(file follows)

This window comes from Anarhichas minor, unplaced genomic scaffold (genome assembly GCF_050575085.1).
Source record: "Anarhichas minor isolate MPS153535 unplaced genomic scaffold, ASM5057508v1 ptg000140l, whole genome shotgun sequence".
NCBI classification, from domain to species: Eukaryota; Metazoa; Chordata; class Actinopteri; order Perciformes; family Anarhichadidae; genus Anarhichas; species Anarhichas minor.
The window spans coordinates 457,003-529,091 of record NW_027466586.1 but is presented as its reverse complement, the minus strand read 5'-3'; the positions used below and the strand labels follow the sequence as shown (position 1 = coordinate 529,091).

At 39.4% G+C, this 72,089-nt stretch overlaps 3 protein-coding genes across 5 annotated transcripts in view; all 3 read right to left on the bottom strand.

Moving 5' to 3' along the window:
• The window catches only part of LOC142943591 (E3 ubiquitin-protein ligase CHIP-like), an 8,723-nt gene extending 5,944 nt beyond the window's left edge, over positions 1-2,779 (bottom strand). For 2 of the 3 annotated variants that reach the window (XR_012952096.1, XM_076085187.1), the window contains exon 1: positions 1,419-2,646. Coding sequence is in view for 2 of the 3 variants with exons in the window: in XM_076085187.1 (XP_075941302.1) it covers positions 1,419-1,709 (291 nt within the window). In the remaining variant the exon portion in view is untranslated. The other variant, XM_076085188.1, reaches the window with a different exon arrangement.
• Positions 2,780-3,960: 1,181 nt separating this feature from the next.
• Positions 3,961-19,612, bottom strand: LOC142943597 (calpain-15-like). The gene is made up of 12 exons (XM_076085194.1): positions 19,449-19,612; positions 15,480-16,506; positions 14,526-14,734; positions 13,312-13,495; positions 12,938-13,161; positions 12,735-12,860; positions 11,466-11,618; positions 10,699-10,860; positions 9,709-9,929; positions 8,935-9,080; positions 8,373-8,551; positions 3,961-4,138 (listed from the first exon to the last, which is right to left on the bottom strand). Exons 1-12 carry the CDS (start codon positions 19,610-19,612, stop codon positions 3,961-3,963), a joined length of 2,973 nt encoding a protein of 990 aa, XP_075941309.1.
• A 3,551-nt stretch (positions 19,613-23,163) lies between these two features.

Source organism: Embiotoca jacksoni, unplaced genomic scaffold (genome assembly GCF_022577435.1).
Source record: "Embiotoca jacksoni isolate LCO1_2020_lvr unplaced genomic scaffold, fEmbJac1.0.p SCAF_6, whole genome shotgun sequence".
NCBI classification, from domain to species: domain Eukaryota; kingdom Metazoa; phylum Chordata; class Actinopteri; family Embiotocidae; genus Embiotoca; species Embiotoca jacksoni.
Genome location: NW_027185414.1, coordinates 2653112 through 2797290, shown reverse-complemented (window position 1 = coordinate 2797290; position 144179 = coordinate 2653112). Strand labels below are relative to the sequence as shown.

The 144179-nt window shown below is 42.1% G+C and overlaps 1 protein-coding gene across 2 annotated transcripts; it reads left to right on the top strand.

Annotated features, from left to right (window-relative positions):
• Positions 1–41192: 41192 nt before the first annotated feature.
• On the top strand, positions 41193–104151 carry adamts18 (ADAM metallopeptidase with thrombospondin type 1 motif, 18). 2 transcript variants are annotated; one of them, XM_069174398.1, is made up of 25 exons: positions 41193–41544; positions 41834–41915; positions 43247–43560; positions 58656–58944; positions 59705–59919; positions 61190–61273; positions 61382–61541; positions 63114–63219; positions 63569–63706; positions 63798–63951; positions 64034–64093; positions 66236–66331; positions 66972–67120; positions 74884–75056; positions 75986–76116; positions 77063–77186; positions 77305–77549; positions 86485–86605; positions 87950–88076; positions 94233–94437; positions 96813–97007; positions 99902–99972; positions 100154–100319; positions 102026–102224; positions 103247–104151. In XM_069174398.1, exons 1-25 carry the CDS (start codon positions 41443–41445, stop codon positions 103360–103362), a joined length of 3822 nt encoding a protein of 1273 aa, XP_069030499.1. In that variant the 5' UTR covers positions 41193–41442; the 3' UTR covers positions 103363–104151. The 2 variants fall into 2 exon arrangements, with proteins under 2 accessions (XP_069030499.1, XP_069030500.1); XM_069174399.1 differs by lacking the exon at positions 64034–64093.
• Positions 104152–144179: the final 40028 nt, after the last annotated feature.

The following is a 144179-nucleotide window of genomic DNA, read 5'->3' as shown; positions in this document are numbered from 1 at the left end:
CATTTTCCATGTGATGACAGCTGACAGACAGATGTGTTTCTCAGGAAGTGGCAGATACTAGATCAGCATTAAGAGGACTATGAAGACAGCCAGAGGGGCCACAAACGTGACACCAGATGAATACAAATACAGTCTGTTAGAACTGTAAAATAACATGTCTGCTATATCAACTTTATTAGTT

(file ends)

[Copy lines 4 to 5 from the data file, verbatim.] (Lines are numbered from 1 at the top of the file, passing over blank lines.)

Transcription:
The window spans coordinates 457,003-529,091 of record NW_027466586.1 but is presented as its reverse complement, the minus strand read 5'-3'; the positions used below and the strand labels follow the sequence as shown (position 1 = coordinate 529,091).

At 39.4% G+C, this 72,089-nt stretch overlaps 3 protein-coding genes across 5 annotated transcripts in view; all 3 read right to left on the bottom strand.